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Is it Springtime in the US Mortgage Industry?

January 30, 2018

Richard Cordray and Mick Mulvaney 

 

New York | It’s a strange time in the housing market.  Home price increases have been running above the posted inflation rate for more than five years, yet lending volumes are expected to fall again in 2018 for the third year in a row.

 

The end of the Progressive Inquisition at the Consumer Finance Protection Bureau is in sight, yet the housing industry continues to reel from the massive increase in the cost of regulation, which has seen productivity in the world of mortgage finance cut by two thirds since 2012.

 

News reports suggest that thousands of jobs could be lost in mortgage finance this year due to rising interest rates and falling lending volumes. This is primarily due to slack demand for mortgage refinancing as a result of rising long-term interest rates.  Chart 1 below shows the 12-month average price change from CoreLogic for all US homes going back to the 1970s.

 

Source: CoreLogic

 

Note the upward surge in average home prices during 2012-2014, which was due to the work-out of distressed mortgages. Closing the gap between the deeply discounted value of foreclosed homes and normal sales accounted for a lot of the price gains reported during this period.  The more subdued average home price action in many coastal markets since 2014, however, is still a multiple of the official inflation statistics coming from Washington. 

 

Despite policies from the Federal Housing Administration and Federal Open Market Committee meant to boost house finance, regulation and extremely tight secondary market terms are hurting profitability and employment in the mortgage industry.  Most of the credit flowing from Washington is going to consumers buying larger homes rather than first time home buyers.  Meanwhile, prices for mortgage servicing rights (MSRs) are still trading at a discount to the underlying collateral, as the FT’s John Dizard reports.

 

Mortgage industry maven Rob Chrisman wrote recently of colleagues working “in a business where many are experiencing contracting volumes and contracting margins. Bank of the Ozarks of Little Rock will stop originating home loans for resale on the secondary market, a line of business that had ‘operated at essentially break-even’… Every company is taking a hard look at the continued high cost of originating loans, regardless of channel, and evaluating profitability. Watch for plenty of changes in 2018.”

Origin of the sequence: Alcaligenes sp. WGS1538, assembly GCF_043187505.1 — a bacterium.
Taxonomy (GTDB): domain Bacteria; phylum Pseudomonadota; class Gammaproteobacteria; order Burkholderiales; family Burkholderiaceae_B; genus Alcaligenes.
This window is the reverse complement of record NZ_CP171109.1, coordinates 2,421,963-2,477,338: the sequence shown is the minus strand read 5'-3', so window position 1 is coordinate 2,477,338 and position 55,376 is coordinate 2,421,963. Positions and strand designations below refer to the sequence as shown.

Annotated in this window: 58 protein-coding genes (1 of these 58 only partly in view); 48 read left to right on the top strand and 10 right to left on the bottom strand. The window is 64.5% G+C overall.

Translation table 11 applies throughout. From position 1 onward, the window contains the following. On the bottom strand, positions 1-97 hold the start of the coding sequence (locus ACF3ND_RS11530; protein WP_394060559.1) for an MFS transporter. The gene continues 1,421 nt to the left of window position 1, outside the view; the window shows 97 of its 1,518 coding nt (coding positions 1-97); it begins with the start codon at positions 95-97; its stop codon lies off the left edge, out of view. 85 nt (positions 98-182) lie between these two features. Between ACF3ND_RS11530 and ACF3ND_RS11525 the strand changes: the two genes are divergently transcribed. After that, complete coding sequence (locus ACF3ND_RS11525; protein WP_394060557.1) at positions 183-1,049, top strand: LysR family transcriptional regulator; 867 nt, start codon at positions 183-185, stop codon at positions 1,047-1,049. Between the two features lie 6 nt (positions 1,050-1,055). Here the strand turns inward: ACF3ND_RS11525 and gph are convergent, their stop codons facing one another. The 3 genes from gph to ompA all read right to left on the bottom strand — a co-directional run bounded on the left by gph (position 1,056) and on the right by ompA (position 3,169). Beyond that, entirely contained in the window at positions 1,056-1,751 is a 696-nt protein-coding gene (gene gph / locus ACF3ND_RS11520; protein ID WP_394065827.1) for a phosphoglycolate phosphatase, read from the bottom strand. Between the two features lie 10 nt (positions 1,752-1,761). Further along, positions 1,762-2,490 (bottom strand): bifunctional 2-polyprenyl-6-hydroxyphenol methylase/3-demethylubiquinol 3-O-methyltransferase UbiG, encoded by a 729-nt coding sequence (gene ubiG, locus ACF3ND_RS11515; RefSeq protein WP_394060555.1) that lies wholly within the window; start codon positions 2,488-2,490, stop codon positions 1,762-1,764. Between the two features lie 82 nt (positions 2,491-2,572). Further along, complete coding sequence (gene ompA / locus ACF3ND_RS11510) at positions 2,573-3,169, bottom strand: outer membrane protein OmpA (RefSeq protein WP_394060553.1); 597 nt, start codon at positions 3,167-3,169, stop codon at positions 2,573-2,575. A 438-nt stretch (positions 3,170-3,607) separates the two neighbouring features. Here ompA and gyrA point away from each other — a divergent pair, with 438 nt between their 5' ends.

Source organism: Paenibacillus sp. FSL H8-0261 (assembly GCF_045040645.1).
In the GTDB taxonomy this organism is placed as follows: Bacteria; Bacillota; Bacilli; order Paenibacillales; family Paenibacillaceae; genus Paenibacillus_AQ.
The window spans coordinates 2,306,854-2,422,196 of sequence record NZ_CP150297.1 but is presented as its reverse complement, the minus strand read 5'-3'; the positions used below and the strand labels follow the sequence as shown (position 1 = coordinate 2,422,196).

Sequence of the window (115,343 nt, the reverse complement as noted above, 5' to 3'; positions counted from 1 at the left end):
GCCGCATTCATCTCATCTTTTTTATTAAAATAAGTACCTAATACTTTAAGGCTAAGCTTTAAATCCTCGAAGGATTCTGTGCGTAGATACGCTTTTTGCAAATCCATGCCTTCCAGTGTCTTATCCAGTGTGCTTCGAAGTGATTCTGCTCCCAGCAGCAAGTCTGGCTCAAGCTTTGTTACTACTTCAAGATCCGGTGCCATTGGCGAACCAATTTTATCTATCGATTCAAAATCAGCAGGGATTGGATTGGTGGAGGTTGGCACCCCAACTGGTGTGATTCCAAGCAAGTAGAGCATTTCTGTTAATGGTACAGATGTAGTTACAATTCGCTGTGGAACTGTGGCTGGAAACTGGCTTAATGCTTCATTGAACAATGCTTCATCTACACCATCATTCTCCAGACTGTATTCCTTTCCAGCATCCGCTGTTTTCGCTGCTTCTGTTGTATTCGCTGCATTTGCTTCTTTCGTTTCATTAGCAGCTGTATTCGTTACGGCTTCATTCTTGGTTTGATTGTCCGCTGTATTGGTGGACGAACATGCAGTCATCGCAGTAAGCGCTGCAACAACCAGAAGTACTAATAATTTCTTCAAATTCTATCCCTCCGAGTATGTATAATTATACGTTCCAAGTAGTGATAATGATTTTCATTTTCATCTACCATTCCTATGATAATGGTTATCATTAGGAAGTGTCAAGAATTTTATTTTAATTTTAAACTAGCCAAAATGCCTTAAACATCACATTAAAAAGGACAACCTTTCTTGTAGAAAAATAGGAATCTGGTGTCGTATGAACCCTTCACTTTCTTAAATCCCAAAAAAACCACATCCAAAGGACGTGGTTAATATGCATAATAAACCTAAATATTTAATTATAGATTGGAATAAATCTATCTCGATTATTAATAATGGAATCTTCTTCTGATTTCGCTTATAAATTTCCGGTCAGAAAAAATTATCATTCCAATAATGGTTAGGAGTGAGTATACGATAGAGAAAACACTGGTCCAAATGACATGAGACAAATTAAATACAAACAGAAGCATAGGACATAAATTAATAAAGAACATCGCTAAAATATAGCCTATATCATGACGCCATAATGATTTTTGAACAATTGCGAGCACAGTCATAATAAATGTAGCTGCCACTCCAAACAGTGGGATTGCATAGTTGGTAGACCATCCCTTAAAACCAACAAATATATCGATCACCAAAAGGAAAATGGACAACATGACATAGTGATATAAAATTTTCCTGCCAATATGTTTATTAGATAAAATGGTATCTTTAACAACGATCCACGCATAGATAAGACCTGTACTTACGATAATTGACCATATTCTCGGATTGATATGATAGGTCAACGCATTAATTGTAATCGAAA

With Mel Watt, head of the Federal Housing Finance Administration, leaving office in less than a year, speculation about the chances for reform of the housing enterprises, particularly Fannie Mae and Freddie Mac, has grown.  So much so, in fact, that somebody decided to leak a letter from Watt to members of the Senate Banking Committee regarding his views of GSE reform. 

 

“Watt said that once they are returned to the private sector, Fannie and Freddie would be the first two ‘secondary market entities’ able to issue government-guaranteed mortgaged backed securities as a common security that has a mandated rate of return set by a regulator,” American Banker reports.

 

If, as Watt suggests, the idea is to have two “private” utilities with a government backstop for catastrophic risks, then that is what we have today.  The two enterprises have government ownership with private capital standing in front in the form of risk sharing transactions.  The key flaw in both Watt’s plan and the Senate proposal for GSE reform is the role assigned for private equity capital in the “privatized” Fannie Mae and Freddie Mac.

 

If Congress wants to privatize the GSEs, then they should go right ahead.  But please note that private mortgage companies are trading well below book value at present.  You see, there is no utility in providing two more independent mortgage banks to an industry with profitability issues.  If true privatization is the object of GSE reform, then the last thing the mortgage sector needs right now is Fannie Mae and Freddie Mac in drag, pretending to be private finance companies.  All ties between the federal government and the GSEs must be severed to make “privatization” a reality.

 

Instead of continuing the strange pretense of the “private” GSEs, better to simply liquidate the two enterprises and focus the distribution of all government housing subsidies on the FHA and Ginnie Mae, as suggested in several alternative plans floating around the House of Representatives.  The US government through FHA would offer insurance on eligible loans held by any issuer without providing a backstop for the corporation.  The private bank or non-bank would then sell the mortgage backed securities to investors, with either GNMA cover, private insurance or no insurance at all.